Colorado’s forests are changing …
SUMMIT COUNTY — Tracking the impacts of the pine beetle epidemic is easy in much of western Colorado — just look for the red or gray dead trees. But the changes that happen after the trees die are more subtle. In some places, new lodgepoles are already sprouting and younger trees that were untouched by the insects are growing quickly — up to six inches per year in favored spots, which is dramatic for slow-growing conifers. In other areas, shrub and grasslands will probably dominate. Have a look at a few Summit County forests in today’s photoblog.
A quick reminder that some of the outstanding Summit Voice photography is for sale in a couple of online galleries, including Imagekind and Redbubble, where we have a beautiful Summit County calendar available.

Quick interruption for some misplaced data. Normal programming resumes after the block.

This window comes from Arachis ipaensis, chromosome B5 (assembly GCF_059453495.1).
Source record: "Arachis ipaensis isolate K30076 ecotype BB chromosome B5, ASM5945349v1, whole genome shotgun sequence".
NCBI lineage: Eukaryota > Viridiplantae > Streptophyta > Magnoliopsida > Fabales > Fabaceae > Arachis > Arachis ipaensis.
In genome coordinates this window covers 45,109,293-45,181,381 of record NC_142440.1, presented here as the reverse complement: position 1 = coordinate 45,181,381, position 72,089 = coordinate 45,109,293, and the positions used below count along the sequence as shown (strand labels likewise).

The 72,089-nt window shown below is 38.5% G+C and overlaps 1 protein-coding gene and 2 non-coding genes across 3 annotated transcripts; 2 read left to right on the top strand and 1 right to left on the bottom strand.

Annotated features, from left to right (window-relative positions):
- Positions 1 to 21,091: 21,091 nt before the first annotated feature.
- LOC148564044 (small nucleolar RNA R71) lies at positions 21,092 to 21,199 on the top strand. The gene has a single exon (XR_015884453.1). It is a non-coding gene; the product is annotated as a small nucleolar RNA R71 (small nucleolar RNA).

If you’re a Flickr member, check out our new Frisco Group and add your photos. If we get a few more people to join in this group, it may start showing up in the Starbucks wifi portal as a local link, so tell your photographer friends.
Filed under: climate and weather, Colorado, daily photoblog, Dillon, Environment, Forest health, forests, global warming, Morning photo, photography, pine beetles and wildfires, Summit County Colorado, Summit County news Tagged: | Colorado forests, Forest health, pine beetles, Summit County Colorado, Summit County photography, Summit County photos